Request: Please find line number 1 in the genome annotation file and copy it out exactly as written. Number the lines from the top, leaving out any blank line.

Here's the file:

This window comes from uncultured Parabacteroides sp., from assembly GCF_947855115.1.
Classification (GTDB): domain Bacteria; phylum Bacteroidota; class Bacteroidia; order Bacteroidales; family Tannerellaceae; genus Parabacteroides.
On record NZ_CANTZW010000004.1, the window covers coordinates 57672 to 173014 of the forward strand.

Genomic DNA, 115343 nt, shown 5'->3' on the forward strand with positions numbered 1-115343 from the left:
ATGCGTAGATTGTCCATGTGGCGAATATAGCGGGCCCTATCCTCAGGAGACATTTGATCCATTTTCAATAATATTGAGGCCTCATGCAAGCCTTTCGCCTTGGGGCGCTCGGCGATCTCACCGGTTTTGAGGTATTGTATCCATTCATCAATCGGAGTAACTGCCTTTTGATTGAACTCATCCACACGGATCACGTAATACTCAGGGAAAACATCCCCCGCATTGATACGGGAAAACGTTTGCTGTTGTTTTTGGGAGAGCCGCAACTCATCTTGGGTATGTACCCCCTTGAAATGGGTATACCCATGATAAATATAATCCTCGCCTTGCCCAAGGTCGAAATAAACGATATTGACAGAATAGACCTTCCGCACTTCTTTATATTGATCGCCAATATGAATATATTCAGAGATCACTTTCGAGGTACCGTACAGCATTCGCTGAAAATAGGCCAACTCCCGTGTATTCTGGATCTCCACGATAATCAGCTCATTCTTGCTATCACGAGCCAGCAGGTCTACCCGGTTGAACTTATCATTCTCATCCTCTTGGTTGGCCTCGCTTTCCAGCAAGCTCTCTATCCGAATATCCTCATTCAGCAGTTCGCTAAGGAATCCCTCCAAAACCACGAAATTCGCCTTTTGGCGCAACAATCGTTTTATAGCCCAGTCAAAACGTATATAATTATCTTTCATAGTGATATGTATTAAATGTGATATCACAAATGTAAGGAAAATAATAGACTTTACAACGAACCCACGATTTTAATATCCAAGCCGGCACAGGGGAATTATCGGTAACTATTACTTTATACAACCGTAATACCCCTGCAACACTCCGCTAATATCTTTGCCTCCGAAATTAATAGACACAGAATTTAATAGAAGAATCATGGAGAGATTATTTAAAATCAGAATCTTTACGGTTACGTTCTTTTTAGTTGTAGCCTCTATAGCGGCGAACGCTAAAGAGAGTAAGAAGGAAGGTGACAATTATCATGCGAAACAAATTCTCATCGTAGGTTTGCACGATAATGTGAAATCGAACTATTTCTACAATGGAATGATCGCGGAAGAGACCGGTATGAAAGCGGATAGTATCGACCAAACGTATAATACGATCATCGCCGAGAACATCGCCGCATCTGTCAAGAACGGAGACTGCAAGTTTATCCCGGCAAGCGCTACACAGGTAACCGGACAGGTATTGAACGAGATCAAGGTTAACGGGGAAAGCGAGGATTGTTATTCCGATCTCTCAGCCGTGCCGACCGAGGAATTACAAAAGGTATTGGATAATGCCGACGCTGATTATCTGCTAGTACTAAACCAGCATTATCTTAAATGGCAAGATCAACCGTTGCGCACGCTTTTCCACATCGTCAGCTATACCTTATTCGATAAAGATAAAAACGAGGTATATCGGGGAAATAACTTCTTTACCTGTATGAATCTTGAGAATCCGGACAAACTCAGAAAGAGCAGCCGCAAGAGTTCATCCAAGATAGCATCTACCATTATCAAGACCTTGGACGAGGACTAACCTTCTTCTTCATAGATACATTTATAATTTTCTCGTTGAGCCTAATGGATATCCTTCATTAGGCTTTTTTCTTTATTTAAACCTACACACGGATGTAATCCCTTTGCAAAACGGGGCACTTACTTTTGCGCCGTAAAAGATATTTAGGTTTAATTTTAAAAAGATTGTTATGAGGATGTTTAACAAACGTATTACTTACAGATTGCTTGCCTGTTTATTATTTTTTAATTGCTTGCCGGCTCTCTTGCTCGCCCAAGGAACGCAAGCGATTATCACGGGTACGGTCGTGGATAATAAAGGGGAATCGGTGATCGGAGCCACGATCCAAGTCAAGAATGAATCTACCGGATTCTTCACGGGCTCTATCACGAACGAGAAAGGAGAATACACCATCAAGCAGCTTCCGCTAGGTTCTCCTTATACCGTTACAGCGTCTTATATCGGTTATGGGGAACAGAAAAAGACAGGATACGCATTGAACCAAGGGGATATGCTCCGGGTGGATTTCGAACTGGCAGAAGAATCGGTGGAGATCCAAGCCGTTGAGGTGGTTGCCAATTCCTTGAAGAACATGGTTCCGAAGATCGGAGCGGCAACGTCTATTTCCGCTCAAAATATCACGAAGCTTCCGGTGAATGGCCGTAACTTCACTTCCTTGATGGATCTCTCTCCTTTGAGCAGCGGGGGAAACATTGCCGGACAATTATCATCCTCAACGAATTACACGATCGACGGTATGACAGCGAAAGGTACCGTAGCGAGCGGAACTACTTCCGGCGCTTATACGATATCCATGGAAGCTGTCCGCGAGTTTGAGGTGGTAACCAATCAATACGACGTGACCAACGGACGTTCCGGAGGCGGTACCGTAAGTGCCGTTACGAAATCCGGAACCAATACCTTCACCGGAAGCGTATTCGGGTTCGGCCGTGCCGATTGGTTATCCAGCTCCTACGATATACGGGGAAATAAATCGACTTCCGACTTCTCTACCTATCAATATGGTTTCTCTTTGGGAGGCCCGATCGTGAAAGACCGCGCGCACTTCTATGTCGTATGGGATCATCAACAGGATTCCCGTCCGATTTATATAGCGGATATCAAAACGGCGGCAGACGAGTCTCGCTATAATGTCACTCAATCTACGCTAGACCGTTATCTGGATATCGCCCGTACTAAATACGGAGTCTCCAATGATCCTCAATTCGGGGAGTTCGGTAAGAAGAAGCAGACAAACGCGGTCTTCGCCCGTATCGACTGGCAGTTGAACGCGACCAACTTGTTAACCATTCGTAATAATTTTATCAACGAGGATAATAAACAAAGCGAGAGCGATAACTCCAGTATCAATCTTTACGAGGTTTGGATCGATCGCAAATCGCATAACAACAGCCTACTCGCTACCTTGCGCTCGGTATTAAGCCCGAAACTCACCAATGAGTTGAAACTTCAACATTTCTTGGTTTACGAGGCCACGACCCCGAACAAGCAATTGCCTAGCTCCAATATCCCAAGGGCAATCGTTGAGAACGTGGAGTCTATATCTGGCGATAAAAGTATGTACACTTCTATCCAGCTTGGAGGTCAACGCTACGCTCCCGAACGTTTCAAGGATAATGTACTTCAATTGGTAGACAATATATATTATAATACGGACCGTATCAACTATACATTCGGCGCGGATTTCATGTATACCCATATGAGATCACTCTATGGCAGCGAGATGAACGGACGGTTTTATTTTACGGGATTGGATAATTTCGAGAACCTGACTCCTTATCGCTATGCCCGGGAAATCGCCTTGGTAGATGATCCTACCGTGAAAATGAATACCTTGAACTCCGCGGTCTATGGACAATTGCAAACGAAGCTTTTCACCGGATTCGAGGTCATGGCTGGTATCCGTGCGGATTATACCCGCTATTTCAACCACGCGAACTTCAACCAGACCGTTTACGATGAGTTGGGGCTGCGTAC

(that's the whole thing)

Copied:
This window comes from uncultured Parabacteroides sp., from assembly GCF_947855115.1.